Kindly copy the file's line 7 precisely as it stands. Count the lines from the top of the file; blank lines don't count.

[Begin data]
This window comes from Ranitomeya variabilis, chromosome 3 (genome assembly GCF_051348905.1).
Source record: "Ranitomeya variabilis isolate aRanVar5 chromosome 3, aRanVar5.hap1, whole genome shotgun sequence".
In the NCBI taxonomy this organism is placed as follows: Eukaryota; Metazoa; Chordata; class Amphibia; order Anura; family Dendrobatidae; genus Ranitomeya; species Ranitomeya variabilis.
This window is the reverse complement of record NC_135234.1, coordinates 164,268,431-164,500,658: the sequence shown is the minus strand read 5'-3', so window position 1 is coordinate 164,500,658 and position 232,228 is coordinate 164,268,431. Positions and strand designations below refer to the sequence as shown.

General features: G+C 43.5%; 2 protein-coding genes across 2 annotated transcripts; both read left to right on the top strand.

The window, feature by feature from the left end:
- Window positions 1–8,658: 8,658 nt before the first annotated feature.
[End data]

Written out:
- Window positions 1–8,658: 8,658 nt before the first annotated feature.